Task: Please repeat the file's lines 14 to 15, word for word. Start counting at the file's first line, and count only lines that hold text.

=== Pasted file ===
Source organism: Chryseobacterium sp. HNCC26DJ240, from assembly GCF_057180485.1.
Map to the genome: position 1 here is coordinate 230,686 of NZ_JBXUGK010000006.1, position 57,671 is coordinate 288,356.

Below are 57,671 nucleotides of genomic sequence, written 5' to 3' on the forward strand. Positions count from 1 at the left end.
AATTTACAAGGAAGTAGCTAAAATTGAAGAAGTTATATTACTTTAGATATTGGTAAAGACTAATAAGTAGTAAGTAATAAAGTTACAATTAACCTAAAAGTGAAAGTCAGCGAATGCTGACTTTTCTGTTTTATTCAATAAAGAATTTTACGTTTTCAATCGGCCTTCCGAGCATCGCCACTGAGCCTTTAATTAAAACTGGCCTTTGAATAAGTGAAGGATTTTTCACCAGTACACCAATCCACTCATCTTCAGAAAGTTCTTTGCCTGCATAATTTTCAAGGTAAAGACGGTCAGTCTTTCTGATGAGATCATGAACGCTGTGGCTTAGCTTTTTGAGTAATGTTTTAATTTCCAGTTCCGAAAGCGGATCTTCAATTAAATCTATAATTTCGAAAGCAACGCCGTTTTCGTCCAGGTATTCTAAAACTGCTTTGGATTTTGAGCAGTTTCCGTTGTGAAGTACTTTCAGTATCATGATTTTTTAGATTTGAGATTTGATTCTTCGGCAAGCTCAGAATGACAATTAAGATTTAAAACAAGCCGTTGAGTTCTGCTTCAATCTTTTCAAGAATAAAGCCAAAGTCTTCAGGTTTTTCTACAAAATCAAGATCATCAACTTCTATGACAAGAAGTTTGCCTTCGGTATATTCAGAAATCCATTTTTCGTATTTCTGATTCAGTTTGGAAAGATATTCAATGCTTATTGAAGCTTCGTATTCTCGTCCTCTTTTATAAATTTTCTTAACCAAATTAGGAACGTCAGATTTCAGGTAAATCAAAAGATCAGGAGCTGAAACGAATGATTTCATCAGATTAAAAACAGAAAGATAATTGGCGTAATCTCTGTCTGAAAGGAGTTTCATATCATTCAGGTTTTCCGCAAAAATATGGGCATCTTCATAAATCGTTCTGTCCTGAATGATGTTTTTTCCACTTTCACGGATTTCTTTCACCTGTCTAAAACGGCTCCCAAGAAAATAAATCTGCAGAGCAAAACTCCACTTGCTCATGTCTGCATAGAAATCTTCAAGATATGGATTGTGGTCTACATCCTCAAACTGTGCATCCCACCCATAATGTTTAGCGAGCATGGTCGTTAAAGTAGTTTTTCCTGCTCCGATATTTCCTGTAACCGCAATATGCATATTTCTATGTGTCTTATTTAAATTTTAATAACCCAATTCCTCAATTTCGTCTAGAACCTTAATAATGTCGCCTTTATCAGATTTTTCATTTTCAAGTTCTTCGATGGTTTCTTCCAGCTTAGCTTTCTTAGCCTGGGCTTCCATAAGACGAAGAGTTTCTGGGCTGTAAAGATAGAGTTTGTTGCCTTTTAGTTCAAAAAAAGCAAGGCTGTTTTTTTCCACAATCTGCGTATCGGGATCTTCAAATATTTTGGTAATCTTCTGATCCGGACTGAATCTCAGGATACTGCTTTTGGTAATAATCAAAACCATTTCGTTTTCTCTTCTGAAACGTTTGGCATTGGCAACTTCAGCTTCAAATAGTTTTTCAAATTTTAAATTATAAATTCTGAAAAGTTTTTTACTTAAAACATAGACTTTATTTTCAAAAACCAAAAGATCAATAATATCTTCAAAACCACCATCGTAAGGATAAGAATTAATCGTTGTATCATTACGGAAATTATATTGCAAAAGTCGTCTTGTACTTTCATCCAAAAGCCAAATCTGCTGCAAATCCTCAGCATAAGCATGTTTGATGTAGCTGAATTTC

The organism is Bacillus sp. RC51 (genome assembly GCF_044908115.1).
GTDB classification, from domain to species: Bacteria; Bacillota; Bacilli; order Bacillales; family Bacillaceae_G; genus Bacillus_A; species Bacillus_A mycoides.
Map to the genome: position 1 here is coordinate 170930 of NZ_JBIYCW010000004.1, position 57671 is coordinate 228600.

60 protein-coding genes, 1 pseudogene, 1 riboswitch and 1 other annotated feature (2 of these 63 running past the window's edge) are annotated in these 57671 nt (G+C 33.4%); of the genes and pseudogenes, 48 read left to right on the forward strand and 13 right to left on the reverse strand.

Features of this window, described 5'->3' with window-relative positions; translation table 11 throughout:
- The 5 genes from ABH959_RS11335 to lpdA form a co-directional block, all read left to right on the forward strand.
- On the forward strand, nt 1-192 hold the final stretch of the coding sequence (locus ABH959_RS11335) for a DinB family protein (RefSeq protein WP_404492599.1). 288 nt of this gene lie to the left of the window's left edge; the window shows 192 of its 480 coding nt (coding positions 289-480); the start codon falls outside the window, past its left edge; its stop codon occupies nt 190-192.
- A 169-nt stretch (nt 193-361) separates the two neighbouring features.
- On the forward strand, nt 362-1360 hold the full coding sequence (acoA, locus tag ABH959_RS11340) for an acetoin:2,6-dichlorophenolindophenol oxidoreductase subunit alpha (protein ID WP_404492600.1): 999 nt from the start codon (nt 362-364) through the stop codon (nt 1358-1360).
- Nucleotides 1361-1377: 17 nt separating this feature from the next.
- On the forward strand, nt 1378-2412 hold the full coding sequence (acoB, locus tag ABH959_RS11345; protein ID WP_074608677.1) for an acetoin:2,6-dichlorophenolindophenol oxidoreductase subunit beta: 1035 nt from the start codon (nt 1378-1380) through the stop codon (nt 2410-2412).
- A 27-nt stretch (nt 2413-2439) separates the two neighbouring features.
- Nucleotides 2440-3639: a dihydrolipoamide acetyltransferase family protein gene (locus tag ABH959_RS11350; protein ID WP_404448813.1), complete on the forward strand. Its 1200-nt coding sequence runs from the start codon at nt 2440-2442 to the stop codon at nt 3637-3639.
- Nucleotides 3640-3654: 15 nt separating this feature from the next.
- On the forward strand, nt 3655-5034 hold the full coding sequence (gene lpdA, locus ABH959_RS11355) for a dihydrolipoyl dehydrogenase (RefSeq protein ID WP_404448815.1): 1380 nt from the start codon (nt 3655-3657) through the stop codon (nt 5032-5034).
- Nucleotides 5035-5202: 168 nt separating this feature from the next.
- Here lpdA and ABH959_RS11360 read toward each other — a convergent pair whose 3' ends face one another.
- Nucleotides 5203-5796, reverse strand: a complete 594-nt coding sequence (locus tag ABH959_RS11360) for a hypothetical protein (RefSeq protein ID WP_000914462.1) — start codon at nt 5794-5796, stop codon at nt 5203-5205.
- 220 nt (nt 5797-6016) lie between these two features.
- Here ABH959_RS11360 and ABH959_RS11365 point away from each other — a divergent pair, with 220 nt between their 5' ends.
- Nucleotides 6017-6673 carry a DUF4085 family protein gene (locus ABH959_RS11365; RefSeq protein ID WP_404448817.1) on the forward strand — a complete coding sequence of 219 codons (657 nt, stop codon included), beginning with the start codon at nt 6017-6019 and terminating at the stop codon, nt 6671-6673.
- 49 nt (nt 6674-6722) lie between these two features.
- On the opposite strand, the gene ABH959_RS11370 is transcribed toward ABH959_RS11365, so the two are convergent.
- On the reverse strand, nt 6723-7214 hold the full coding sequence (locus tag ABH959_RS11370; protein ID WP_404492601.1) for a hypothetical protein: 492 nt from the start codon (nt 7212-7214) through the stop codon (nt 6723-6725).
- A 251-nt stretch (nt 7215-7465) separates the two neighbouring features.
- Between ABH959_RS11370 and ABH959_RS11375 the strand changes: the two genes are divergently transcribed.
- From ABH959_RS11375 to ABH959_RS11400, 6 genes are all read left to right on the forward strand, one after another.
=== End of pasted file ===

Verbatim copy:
- Nucleotides 1361-1377: 17 nt separating this feature from the next.
- On the forward strand, nt 1378-2412 hold the full coding sequence (acoB, locus tag ABH959_RS11345; protein ID WP_074608677.1) for an acetoin:2,6-dichlorophenolindophenol oxidoreductase subunit beta: 1035 nt from the start codon (nt 1378-1380) through the stop codon (nt 2410-2412).